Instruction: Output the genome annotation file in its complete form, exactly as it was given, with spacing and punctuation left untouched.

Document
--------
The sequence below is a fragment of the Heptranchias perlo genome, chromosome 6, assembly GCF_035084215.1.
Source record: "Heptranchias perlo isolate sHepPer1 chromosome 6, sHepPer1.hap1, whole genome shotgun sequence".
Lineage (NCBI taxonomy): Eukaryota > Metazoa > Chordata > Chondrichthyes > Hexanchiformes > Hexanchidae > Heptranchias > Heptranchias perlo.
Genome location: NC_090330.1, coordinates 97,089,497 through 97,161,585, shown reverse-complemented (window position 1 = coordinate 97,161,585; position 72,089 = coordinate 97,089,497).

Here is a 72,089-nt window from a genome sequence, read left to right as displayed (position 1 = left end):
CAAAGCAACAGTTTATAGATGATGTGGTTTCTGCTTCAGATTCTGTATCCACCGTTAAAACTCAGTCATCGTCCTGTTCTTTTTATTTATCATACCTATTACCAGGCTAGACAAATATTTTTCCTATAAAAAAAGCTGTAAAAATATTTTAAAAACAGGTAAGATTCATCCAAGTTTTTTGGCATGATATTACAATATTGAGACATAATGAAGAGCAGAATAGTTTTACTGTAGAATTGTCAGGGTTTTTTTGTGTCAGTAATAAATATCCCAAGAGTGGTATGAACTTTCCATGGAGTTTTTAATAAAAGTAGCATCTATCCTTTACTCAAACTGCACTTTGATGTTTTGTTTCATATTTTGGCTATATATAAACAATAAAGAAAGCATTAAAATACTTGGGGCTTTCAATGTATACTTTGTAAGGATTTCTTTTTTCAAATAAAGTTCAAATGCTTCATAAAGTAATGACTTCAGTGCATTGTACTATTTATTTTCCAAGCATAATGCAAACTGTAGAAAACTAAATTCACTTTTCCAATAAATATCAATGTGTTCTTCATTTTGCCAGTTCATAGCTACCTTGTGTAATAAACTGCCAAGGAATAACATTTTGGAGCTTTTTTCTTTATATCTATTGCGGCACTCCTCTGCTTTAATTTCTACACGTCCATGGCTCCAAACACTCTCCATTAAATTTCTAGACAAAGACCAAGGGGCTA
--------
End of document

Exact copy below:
The sequence below is a fragment of the Heptranchias perlo genome, chromosome 6, assembly GCF_035084215.1.
Source record: "Heptranchias perlo isolate sHepPer1 chromosome 6, sHepPer1.hap1, whole genome shotgun sequence".
Lineage (NCBI taxonomy): Eukaryota > Metazoa > Chordata > Chondrichthyes > Hexanchiformes > Hexanchidae > Heptranchias > Heptranchias perlo.
Genome location: NC_090330.1, coordinates 97,089,497 through 97,161,585, shown reverse-complemented (window position 1 = coordinate 97,161,585; position 72,089 = coordinate 97,089,497).

Here is a 72,089-nt window from a genome sequence, read left to right as displayed (position 1 = left end):
CAAAGCAACAGTTTATAGATGATGTGGTTTCTGCTTCAGATTCTGTATCCACCGTTAAAACTCAGTCATCGTCCTGTTCTTTTTATTTATCATACCTATTACCAGGCTAGACAAATATTTTTCCTATAAAAAAAGCTGTAAAAATATTTTAAAAACAGGTAAGATTCATCCAAGTTTTTTGGCATGATATTACAATATTGAGACATAATGAAGAGCAGAATAGTTTTACTGTAGAATTGTCAGGGTTTTTTTGTGTCAGTAATAAATATCCCAAGAGTGGTATGAACTTTCCATGGAGTTTTTAATAAAAGTAGCATCTATCCTTTACTCAAACTGCACTTTGATGTTTTGTTTCATATTTTGGCTATATATAAACAATAAAGAAAGCATTAAAATACTTGGGGCTTTCAATGTATACTTTGTAAGGATTTCTTTTTTCAAATAAAGTTCAAATGCTTCATAAAGTAATGACTTCAGTGCATTGTACTATTTATTTTCCAAGCATAATGCAAACTGTAGAAAACTAAATTCACTTTTCCAATAAATATCAATGTGTTCTTCATTTTGCCAGTTCATAGCTACCTTGTGTAATAAACTGCCAAGGAATAACATTTTGGAGCTTTTTTCTTTATATCTATTGCGGCACTCCTCTGCTTTAATTTCTACACGTCCATGGCTCCAAACACTCTCCATTAAATTTCTAGACAAAGACCAAGGGGCTA